In a press release on the subject, the manufacturer is adamant that the move will not cost American jobs.
Ford Motor Company wants everyone to know that, even though production of the Ford Focus will shift entirely overseas for the 2019 model year, no American jobs will be lost as a result. In fact, the company has announced a $900 million investment in its Kentucky Truck Plant to build the new Expedition and Lincoln Navigator full-size sport-utility vehicles in addition to Super Duty trucks already built at the location. While not creating new jobs, Ford says the plant upgrades will secure 1,000 hourly positions.
Meanwhile, Ford will shift Focus production to plant locations outside the United States with most cars coming from China, as opposed to the original plan for Mexico. The manufacturer is quick to mention, however, that workers currently building the Focus at its Michigan Assembly Plant will transition to the new mid-size Ranger pickup truck when Focus production ends next year. Ford says the new production plan will save $1 billion in investment costs.
Ford made a very public reversal back in January about plans to send Focus production to Mexico, coincidentally timed after some strong words from President Trump that were aimed directly at the manufacturer’s proposed move south of the border. Whether or not a plan was always in place to move production to China is unclear, but Ford is clearly hoping to preempt any negative fallout from this latest announcement. The company makes numerous mentions throughout the press release to current and previous investments in made in U.S. facilities, and specifically points out that new Expedition and Navigators built in Kentucky will be exported around the world – including China.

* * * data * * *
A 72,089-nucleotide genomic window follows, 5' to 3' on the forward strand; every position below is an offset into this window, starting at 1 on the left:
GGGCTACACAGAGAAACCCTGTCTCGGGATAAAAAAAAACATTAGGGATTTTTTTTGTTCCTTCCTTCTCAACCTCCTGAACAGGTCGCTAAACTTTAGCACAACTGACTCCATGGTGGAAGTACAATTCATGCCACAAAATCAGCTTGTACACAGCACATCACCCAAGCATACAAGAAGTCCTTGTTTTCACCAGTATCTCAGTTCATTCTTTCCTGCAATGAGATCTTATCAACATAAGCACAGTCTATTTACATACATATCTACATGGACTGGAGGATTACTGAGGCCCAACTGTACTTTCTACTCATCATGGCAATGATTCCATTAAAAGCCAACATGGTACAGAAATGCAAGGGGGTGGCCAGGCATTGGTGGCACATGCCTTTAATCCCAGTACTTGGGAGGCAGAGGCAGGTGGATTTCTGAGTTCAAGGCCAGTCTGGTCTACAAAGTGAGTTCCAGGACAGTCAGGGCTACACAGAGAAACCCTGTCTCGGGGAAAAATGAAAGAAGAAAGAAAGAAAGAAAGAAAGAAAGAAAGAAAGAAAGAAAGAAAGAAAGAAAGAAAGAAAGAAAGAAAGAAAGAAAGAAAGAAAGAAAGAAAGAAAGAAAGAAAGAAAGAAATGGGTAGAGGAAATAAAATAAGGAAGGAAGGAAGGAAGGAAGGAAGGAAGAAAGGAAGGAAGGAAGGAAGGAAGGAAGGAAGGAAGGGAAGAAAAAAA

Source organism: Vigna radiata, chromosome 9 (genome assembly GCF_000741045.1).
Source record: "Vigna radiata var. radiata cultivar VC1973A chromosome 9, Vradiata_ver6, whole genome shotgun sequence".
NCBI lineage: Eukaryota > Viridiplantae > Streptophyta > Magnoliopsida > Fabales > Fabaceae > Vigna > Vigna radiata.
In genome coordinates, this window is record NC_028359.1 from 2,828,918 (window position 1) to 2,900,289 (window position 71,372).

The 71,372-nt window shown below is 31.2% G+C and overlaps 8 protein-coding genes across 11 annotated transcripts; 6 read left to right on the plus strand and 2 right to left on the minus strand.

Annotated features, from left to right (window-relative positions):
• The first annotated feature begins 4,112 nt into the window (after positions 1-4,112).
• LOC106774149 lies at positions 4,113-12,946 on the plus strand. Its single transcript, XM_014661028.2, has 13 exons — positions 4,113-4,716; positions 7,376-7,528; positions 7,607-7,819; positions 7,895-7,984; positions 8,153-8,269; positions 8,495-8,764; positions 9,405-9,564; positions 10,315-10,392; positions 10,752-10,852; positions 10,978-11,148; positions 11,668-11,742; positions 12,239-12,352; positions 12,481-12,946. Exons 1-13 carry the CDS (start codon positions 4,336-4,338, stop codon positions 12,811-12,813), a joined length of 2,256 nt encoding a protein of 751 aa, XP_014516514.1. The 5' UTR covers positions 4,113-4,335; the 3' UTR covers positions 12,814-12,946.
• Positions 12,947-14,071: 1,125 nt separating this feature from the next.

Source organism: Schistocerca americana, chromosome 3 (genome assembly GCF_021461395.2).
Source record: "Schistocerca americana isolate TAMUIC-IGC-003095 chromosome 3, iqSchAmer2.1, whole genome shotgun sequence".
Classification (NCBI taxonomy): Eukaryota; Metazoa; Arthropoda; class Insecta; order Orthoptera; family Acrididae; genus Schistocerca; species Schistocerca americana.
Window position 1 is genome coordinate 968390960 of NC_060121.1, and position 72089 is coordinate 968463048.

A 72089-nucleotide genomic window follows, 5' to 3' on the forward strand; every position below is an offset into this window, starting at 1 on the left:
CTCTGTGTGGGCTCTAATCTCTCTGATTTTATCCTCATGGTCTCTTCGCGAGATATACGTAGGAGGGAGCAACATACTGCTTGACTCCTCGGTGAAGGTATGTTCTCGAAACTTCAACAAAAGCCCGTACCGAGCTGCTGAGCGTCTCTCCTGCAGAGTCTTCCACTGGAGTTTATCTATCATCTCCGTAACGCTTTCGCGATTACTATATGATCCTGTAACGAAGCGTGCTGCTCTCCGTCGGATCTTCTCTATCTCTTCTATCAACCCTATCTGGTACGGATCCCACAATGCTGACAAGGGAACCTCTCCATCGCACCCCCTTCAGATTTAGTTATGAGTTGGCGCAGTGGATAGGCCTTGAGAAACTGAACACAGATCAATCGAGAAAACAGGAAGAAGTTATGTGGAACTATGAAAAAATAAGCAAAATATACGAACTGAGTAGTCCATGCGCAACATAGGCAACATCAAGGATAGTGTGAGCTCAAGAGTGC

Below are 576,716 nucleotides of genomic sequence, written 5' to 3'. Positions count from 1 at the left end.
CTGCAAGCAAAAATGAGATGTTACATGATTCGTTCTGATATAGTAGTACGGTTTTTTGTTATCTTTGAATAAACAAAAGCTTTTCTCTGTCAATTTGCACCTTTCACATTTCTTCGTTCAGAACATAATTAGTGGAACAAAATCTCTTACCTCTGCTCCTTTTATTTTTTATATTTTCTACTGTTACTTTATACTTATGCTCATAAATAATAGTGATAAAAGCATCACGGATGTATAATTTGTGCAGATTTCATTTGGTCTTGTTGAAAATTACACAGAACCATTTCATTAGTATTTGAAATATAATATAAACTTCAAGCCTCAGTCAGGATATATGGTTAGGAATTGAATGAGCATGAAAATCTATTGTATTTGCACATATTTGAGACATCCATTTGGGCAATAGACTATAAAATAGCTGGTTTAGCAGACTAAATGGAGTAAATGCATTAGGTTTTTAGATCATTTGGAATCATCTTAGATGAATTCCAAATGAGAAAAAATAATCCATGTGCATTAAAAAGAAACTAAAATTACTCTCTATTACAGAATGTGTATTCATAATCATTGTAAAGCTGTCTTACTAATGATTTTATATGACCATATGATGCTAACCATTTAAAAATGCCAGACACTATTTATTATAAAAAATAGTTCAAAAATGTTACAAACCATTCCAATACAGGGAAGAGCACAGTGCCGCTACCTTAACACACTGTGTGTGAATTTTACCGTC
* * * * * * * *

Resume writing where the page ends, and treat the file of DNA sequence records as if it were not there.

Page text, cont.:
“Large SUVs are attracting a new generation around the world – and we’re finding new ways to deliver the capability, versatility and technology that customers around the world really want with our all-new Ford Expedition and Lincoln Navigator,” said Joe Hinrichs, Ford executive vice president and president, Global Operations, in a press release. “At the same time, we also have looked at how we can be more successful in the small car segment and deliver even more choices for customers in a way that makes business sense.”
The announcement comes at a time of some turmoil for the manufacturer from Dearborn. Ford sales have fallen steadily through the first half of 2017, leading to numerous layoffs at multiple locations. Last month the company axed former CEO Mark Fields after years of declining stock prices despite record sales.